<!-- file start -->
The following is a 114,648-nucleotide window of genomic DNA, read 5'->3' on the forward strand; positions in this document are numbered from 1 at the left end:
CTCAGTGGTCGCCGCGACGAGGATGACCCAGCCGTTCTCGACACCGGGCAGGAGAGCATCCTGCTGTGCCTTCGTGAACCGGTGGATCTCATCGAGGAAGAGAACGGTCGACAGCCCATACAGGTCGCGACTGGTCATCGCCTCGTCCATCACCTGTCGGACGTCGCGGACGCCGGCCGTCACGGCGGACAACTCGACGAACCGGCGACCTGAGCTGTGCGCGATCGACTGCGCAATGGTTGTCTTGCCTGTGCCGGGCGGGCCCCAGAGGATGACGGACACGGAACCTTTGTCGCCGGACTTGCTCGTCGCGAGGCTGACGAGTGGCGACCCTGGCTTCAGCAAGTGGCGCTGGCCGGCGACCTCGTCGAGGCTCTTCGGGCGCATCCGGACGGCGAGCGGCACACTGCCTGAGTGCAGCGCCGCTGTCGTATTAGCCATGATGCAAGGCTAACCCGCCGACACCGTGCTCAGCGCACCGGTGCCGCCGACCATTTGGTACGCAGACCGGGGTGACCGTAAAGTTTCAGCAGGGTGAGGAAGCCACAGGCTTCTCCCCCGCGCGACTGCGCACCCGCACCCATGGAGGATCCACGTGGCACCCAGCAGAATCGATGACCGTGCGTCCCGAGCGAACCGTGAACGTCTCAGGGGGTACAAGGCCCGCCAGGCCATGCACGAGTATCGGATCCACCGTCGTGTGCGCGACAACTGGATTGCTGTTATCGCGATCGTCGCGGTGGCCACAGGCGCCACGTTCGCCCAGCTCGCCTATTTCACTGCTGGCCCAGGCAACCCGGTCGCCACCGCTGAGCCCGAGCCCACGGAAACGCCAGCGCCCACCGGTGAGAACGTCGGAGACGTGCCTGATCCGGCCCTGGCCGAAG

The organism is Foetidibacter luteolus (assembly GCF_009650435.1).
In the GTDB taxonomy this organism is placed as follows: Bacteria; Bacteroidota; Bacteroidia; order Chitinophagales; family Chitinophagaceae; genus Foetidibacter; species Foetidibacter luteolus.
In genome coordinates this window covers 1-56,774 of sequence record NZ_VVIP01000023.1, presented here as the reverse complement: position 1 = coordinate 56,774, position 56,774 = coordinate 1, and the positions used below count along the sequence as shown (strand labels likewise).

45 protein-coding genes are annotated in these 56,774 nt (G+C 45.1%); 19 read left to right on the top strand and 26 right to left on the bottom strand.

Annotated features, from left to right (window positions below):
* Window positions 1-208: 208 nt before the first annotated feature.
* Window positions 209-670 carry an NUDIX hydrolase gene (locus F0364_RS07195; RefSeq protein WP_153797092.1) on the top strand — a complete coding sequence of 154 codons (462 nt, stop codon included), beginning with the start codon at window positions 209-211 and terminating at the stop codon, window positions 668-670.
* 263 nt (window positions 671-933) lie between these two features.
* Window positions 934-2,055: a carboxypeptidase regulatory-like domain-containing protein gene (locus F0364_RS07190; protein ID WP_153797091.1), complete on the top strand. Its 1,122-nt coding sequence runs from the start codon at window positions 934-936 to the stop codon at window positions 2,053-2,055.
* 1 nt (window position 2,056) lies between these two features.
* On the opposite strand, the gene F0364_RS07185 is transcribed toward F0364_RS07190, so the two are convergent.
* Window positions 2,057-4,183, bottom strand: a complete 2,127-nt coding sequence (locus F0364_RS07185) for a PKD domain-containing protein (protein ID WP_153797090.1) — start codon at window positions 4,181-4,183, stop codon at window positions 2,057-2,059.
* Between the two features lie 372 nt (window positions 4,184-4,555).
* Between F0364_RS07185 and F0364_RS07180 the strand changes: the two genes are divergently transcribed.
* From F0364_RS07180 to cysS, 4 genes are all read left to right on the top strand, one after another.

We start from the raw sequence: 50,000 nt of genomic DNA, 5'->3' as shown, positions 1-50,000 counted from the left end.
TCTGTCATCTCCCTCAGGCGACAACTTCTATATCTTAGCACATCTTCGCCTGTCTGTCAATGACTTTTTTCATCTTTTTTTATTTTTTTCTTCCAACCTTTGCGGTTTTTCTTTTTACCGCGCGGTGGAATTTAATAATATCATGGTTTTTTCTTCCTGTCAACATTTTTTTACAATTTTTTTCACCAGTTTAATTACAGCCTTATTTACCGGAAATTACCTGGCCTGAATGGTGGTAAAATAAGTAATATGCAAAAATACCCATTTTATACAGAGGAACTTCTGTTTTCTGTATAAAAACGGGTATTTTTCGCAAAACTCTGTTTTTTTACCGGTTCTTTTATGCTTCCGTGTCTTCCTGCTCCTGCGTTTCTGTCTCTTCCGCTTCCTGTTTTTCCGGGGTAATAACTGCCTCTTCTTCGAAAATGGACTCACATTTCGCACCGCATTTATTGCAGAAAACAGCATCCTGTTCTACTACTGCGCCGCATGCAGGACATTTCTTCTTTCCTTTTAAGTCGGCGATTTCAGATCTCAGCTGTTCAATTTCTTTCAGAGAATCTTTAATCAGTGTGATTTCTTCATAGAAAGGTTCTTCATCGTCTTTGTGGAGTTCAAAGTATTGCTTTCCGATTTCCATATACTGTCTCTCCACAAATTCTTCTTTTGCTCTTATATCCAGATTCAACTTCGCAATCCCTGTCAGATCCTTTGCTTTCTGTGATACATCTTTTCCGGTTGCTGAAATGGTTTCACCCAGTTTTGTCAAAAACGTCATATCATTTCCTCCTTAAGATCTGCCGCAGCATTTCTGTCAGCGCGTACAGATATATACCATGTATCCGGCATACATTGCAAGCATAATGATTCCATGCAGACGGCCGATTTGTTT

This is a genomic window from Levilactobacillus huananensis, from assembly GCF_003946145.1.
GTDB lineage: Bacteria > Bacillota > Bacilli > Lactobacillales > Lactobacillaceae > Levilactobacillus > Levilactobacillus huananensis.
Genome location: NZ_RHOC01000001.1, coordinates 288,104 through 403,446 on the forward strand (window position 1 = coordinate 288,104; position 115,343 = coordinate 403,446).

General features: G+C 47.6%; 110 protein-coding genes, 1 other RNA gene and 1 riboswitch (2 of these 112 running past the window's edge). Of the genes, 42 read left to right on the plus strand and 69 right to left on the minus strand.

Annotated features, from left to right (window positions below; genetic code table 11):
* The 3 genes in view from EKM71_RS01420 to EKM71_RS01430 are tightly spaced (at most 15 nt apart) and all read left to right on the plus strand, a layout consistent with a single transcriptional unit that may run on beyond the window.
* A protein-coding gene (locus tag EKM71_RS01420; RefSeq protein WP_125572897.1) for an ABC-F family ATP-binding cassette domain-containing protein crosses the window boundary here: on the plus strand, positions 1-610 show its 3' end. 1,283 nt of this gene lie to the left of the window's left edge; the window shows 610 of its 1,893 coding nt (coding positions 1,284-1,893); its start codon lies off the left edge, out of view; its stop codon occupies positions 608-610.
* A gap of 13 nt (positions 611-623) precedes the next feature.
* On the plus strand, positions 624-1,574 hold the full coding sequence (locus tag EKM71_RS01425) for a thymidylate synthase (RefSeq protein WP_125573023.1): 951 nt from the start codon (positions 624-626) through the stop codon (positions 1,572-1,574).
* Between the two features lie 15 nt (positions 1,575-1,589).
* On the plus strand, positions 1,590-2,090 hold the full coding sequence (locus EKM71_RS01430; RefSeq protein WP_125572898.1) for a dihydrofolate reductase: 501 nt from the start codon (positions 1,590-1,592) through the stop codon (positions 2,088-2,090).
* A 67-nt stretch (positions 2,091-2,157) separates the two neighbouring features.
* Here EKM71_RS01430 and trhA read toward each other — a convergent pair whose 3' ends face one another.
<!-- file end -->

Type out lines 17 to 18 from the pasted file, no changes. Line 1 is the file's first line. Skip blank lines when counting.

* From F0364_RS07180 to cysS, 4 genes are all read left to right on the top strand, one after another.

We start from the raw sequence: 50,000 nt of genomic DNA, 5'->3' as shown, positions 1-50,000 counted from the left end.